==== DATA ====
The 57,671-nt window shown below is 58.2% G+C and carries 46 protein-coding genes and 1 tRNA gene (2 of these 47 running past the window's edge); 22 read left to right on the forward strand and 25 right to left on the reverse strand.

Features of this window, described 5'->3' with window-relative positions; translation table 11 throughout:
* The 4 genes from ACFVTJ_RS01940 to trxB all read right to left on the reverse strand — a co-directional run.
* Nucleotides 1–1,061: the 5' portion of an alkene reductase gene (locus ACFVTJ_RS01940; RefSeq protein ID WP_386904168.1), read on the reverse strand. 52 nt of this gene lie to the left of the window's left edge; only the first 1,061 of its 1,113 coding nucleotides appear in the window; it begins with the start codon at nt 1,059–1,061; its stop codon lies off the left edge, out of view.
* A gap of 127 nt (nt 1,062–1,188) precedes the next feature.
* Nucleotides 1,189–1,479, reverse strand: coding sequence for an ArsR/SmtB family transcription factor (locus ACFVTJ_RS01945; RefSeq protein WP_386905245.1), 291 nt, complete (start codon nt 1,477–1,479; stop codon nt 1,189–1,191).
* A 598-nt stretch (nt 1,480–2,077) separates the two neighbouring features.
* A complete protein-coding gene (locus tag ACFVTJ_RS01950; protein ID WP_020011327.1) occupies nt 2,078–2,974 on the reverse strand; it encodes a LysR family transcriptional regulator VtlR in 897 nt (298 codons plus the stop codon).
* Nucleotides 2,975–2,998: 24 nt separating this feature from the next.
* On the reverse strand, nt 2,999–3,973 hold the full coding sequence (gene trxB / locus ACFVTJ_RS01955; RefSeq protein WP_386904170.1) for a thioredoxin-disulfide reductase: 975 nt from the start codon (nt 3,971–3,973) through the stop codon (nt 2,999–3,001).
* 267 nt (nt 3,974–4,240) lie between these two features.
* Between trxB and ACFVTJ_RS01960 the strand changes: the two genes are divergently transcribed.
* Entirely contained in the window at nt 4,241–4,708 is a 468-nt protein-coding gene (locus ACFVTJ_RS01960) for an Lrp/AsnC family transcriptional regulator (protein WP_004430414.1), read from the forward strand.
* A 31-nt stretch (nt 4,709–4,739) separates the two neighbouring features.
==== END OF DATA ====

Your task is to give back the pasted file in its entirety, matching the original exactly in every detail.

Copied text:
The 57,671-nt window shown below is 58.2% G+C and carries 46 protein-coding genes and 1 tRNA gene (2 of these 47 running past the window's edge); 22 read left to right on the forward strand and 25 right to left on the reverse strand.

Features of this window, described 5'->3' with window-relative positions; translation table 11 throughout:
* The 4 genes from ACFVTJ_RS01940 to trxB all read right to left on the reverse strand — a co-directional run.
* Nucleotides 1–1,061: the 5' portion of an alkene reductase gene (locus ACFVTJ_RS01940; RefSeq protein ID WP_386904168.1), read on the reverse strand. 52 nt of this gene lie to the left of the window's left edge; only the first 1,061 of its 1,113 coding nucleotides appear in the window; it begins with the start codon at nt 1,059–1,061; its stop codon lies off the left edge, out of view.
* A gap of 127 nt (nt 1,062–1,188) precedes the next feature.
* Nucleotides 1,189–1,479, reverse strand: coding sequence for an ArsR/SmtB family transcription factor (locus ACFVTJ_RS01945; RefSeq protein WP_386905245.1), 291 nt, complete (start codon nt 1,477–1,479; stop codon nt 1,189–1,191).
* A 598-nt stretch (nt 1,480–2,077) separates the two neighbouring features.
* A complete protein-coding gene (locus tag ACFVTJ_RS01950; protein ID WP_020011327.1) occupies nt 2,078–2,974 on the reverse strand; it encodes a LysR family transcriptional regulator VtlR in 897 nt (298 codons plus the stop codon).
* Nucleotides 2,975–2,998: 24 nt separating this feature from the next.
* On the reverse strand, nt 2,999–3,973 hold the full coding sequence (gene trxB / locus ACFVTJ_RS01955; RefSeq protein WP_386904170.1) for a thioredoxin-disulfide reductase: 975 nt from the start codon (nt 3,971–3,973) through the stop codon (nt 2,999–3,001).
* 267 nt (nt 3,974–4,240) lie between these two features.
* Between trxB and ACFVTJ_RS01960 the strand changes: the two genes are divergently transcribed.
* Entirely contained in the window at nt 4,241–4,708 is a 468-nt protein-coding gene (locus ACFVTJ_RS01960) for an Lrp/AsnC family transcriptional regulator (protein WP_004430414.1), read from the forward strand.
* A 31-nt stretch (nt 4,709–4,739) separates the two neighbouring features.